How To Grow Your Plant Knowledge The Old Fashioned Way
Would you like to know the secret to having deep knowledge of plants?
It's a rare thing these days to find people who are wise in the ways of plants. Lots of people have the passion, but most have become 'lazy' about how they choose to learn about plants.
Back in the old days, humans didn't even have books or fancy apps to make the job easier.
And yet it was much more common for each family to have members who had multiple encyclopedias stored in their brain.
How did they do it?
How is it possible that there can be more knowledge at our fingertips than ever before, and at the same time so much less plant knowledge in the general population?
In my experience it all comes down to a little thing I like to call...
"The Art of Watching Plants."
(I've been a serious student of this for about ten years now.) I'm a big fan of using plants for food, health & wellness, and also as a doorway to deeper awareness and presence in the natural world.
It's made a big difference in my life, and I'd like to share some uncommon yet highly practical perspectives with you!
It's all here in today's video...
8 Favourite Plant Patterns To Look For:
1. Seasonal Changes - Watch how plants grow & change through the four seasons. What's the first plant to emerge in spring? In what seasons do different flowers bloom in your bio-region?
2. Insect Relationships - I recently discovered that feverfew will actually repel bees & other insects. Crazy! I didn't even realize that was possible. Other plants are really good at attracting insects that balance & bring stability to an ecosystem.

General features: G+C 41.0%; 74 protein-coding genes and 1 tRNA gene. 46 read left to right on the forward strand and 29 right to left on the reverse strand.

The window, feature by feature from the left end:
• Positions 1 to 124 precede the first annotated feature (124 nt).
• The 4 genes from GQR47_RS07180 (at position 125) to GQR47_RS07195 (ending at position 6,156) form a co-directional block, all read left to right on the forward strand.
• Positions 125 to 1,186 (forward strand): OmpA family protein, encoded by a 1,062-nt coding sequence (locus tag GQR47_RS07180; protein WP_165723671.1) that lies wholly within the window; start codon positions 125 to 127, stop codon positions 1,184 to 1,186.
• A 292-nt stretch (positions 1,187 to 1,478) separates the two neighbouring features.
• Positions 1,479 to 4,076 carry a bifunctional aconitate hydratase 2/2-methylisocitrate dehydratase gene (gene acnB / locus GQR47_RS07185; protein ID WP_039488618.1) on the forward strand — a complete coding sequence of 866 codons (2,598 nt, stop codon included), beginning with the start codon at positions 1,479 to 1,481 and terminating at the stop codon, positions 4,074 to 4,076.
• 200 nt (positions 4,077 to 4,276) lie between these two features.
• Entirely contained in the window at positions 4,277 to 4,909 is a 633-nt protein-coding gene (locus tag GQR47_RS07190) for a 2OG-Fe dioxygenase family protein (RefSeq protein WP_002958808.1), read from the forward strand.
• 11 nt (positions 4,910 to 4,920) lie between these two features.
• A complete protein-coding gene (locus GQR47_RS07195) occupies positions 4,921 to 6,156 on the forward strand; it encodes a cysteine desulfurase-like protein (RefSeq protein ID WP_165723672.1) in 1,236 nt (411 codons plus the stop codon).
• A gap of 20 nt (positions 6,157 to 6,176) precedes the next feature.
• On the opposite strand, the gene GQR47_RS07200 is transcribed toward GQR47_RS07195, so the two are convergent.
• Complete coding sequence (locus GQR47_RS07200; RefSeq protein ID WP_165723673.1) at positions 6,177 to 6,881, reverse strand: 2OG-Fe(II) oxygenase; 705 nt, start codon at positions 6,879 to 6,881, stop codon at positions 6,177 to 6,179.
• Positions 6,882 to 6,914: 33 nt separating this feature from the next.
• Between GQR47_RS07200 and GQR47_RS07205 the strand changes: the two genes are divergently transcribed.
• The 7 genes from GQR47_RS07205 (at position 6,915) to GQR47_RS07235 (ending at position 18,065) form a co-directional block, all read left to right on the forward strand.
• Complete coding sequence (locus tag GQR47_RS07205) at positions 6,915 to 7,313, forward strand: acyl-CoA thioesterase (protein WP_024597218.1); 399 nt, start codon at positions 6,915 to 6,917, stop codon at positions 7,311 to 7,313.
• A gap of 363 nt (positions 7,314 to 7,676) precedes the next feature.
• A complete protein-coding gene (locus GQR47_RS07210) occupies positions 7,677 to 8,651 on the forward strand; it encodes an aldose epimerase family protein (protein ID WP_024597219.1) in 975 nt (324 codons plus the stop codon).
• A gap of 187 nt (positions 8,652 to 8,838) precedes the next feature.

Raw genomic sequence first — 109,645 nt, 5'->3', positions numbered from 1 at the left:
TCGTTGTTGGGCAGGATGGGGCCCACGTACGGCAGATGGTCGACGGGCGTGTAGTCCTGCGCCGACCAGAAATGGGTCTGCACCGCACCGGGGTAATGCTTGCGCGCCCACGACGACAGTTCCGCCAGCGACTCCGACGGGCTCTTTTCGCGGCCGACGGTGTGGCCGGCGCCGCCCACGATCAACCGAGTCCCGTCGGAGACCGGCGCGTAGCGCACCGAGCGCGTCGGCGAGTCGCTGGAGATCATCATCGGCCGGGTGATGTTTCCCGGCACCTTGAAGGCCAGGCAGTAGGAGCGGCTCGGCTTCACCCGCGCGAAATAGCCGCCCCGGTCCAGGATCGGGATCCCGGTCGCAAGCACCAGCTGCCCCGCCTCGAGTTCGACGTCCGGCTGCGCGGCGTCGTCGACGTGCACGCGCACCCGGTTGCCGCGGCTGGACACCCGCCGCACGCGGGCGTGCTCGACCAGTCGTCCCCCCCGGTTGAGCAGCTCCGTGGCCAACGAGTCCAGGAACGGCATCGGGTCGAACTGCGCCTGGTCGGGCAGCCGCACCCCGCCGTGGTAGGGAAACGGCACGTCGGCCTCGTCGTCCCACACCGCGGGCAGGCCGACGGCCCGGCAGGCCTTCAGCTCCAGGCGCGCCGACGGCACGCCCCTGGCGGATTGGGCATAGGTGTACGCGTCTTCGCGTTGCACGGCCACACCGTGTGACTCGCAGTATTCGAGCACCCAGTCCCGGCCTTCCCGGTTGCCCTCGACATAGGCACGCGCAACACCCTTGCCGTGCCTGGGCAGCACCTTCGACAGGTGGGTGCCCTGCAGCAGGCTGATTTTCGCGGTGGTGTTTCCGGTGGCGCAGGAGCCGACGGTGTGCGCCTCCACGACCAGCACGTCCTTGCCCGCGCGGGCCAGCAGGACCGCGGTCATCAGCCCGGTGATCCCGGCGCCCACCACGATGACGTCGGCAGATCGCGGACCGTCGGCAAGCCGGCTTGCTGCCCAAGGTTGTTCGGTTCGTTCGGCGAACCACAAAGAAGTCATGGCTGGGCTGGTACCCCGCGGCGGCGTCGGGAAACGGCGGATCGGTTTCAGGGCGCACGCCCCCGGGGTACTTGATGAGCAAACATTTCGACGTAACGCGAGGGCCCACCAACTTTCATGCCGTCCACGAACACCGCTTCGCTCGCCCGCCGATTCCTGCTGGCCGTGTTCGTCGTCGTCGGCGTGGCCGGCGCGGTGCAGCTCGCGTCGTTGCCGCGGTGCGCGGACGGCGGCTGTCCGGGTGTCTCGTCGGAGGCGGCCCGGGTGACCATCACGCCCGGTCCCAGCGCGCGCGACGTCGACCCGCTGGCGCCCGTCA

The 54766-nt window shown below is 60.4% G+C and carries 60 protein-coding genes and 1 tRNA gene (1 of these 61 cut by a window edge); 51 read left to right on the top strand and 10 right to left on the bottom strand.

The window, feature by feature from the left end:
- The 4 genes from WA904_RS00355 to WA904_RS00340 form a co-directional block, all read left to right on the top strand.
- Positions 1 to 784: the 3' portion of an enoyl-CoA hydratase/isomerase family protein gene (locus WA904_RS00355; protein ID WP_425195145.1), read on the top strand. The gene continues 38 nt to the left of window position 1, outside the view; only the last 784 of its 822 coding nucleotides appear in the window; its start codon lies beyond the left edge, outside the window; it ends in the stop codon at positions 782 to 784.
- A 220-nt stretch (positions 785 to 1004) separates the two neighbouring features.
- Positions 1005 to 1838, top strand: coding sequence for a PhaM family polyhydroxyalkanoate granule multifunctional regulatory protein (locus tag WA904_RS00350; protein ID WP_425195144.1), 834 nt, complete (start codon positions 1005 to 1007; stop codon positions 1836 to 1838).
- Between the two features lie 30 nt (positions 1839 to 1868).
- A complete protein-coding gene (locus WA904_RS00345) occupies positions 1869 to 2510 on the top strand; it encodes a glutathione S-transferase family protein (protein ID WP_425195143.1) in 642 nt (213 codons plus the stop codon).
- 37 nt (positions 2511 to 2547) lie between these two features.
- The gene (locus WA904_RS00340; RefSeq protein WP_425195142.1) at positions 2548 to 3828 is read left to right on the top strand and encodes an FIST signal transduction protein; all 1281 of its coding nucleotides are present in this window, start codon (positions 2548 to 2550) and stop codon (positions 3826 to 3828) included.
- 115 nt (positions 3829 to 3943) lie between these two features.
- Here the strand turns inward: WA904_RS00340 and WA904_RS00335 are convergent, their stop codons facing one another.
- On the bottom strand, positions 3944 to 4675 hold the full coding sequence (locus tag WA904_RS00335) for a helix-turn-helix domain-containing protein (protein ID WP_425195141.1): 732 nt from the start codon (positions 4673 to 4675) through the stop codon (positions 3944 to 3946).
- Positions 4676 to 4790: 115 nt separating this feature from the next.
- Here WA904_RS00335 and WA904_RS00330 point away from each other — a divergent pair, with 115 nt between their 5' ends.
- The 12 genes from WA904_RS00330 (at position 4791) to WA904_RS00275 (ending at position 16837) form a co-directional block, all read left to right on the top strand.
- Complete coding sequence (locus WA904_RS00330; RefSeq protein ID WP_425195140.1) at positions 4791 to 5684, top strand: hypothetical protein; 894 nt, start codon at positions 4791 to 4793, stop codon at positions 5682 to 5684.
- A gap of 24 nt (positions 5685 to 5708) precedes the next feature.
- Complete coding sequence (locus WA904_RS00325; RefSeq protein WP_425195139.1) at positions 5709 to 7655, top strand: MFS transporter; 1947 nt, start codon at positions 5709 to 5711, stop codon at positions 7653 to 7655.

3. The Influence of Environment - Pick one individual plant and watch it for an entire year. Notice how shifts in temperature, precipitation, wind & air pressure effect the appearance. You'll notice that some plants follow the sun, some plants close up before it rains. Very handy stuff to know!
4. Plants In Different Conditions - Pick one individual species and try to find it in as many different locations as possible. Notice how this species thrives (or not) in various microclimates, at different elevations, light conditions & soil structures.
5. Identification -This part is less important than you might think... but having good plant identification skills does help. Did you know that each family of plants has a different type of flower? There are different leaf shapes and branching arrangements that all help you quickly narrow down the identity of a plant. You don't need to know the name in order to look for these patterns.
6. Mammal Relationships - How do your local plants interact with mammal populations? Are there certain times of year when the porcupines eat clovers in the field? What are the favoured foods of rabbits in your area? The first herbalists probably learned a lot directly from the animals.
7. Flowers - How many different types of flowers can you find? What's the first flower to open in spring? What's the last flower to wilt in fall? Can you find flowers that are only open in the morning? What do your local tree flowers look like?
8. Roots - There really is a whole art & science to looking at just the roots of a plant. Some roots are fibrous and weblike. Some plants have deep taproots. Can you notice any patterns of where different root types grow on your landscape?
Of course there's always more! This is just a small sample of what you can look for as you practice the art of watching plants.